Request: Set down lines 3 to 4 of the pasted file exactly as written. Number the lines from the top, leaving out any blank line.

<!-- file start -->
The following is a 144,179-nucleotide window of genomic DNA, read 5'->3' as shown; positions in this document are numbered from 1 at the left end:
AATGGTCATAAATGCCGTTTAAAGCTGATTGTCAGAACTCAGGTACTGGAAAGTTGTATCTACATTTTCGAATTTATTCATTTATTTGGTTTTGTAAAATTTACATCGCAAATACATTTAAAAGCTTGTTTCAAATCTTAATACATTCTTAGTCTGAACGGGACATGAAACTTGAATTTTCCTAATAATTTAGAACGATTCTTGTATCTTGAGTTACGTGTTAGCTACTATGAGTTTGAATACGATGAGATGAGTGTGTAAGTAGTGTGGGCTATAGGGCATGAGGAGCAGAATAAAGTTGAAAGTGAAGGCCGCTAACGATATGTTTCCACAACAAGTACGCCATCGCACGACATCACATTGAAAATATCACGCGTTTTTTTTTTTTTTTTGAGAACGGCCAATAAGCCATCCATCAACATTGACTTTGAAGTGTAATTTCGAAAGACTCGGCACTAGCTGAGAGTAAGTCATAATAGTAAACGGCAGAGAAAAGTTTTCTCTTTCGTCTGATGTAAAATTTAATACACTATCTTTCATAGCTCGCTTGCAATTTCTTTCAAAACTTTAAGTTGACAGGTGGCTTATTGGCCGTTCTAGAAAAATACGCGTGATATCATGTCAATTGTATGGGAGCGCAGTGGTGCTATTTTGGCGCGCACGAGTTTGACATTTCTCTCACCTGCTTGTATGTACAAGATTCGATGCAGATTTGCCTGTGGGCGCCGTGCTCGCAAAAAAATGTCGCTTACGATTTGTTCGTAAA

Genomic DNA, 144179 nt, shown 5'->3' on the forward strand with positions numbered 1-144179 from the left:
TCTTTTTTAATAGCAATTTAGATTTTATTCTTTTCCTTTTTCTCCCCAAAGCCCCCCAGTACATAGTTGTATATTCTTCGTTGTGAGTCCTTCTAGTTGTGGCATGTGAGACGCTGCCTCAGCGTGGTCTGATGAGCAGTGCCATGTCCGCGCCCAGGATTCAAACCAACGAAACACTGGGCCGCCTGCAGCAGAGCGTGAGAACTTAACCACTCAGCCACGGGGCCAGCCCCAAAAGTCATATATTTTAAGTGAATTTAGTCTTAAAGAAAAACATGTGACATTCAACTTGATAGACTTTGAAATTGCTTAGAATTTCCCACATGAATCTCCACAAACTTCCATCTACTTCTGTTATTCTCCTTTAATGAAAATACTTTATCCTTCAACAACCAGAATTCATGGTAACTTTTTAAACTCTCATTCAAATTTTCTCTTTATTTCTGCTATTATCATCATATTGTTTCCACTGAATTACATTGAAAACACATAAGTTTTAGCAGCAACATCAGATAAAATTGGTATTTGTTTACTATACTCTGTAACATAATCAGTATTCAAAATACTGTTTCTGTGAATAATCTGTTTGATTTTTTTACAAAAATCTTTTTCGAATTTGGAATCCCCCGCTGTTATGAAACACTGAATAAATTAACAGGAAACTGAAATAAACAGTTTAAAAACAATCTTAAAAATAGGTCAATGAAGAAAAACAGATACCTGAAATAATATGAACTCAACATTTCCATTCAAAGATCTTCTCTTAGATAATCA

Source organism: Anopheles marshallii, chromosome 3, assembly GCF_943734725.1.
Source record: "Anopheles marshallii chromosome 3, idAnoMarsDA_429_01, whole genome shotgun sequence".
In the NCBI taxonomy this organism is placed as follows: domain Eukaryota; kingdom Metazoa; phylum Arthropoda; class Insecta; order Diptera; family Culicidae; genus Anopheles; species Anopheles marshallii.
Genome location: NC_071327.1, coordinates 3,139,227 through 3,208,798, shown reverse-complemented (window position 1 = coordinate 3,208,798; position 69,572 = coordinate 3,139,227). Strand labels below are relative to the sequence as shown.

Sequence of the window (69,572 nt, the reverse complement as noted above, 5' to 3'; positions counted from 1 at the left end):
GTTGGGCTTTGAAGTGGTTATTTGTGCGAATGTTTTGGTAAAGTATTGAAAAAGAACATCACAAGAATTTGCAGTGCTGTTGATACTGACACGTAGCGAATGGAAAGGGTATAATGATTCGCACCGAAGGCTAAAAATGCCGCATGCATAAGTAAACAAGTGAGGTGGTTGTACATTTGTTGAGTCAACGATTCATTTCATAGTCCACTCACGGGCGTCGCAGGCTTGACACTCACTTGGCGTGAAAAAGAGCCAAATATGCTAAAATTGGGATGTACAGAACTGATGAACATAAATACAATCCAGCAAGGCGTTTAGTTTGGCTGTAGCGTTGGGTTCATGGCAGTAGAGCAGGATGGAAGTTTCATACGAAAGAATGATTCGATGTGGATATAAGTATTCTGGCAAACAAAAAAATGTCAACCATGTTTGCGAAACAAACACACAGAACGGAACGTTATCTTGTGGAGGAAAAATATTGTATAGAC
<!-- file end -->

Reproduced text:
Genomic DNA, 144179 nt, shown 5'->3' on the forward strand with positions numbered 1-144179 from the left:
TCTTTTTTAATAGCAATTTAGATTTTATTCTTTTCCTTTTTCTCCCCAAAGCCCCCCAGTACATAGTTGTATATTCTTCGTTGTGAGTCCTTCTAGTTGTGGCATGTGAGACGCTGCCTCAGCGTGGTCTGATGAGCAGTGCCATGTCCGCGCCCAGGATTCAAACCAACGAAACACTGGGCCGCCTGCAGCAGAGCGTGAGAACTTAACCACTCAGCCACGGGGCCAGCCCCAAAAGTCATATATTTTAAGTGAATTTAGTCTTAAAGAAAAACATGTGACATTCAACTTGATAGACTTTGAAATTGCTTAGAATTTCCCACATGAATCTCCACAAACTTCCATCTACTTCTGTTATTCTCCTTTAATGAAAATACTTTATCCTTCAACAACCAGAATTCATGGTAACTTTTTAAACTCTCATTCAAATTTTCTCTTTATTTCTGCTATTATCATCATATTGTTTCCACTGAATTACATTGAAAACACATAAGTTTTAGCAGCAACATCAGATAAAATTGGTATTTGTTTACTATACTCTGTAACATAATCAGTATTCAAAATACTGTTTCTGTGAATAATCTGTTTGATTTTTTTACAAAAATCTTTTTCGAATTTGGAATCCCCCGCTGTTATGAAACACTGAATAAATTAACAGGAAACTGAAATAAACAGTTTAAAAACAATCTTAAAAATAGGTCAATGAAGAAAAACAGATACCTGAAATAATATGAACTCAACATTTCCATTCAAAGATCTTCTCTTAGATAATCA